On Wednesday, we’ll have the results of the Fed Meeting which is sure to influence mortgage rates as traders wait for clues as to what the Fed plans to do with quantitative easing. It is not anticipated that the Fed will make any changes to the Fed Funds rate at this meeting. Ben Bernanke will be holding a press conference on Wednesday following the Fed Meeting.

Here are some of the economic indicators scheduled to be released this week:

  • Monday, June 17:  Empire State Index
  • Tuesday, June 18: Building Permits; Consumer Price Index (CPI); Housing Starts
  • Wednesday, June 19: the FOMC Meeting
  • Thursday, June 20: Initial Jobless Claims; Existing Home Sales; Philadelphia Fed Index

Remember, mortgage rates are based on mortgage backed securities (bonds) and when the stock market is rallying, mortgage rates tend to deteriorate as investors will trade the safety of bonds for the potentially stronger return found with stocks. The reverse is also true.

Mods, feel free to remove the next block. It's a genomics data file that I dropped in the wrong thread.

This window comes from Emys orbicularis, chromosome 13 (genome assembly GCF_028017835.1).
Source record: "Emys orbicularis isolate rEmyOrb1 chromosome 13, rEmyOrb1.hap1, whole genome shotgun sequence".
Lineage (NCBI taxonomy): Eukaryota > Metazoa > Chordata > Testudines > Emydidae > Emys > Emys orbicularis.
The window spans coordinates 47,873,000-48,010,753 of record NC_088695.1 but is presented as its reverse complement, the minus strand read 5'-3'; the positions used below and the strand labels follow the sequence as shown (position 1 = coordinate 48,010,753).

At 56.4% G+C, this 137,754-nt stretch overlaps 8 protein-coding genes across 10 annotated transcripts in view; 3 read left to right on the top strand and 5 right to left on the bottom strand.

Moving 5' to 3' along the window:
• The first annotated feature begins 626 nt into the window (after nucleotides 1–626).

Want more details? Check out this week’s issue of Mortgage Market Guide Weekly.

If you would like me to provide you with a mortgage rates quote for your refinance or purchase for a home located anywhere in Washington state, where I’m licensed, click here.

What the Fed Said

This morning, mortgage rates continue to take a hit from yesterday’s comments by Mr. Ben Bernanke before and after the Fed minutes were released.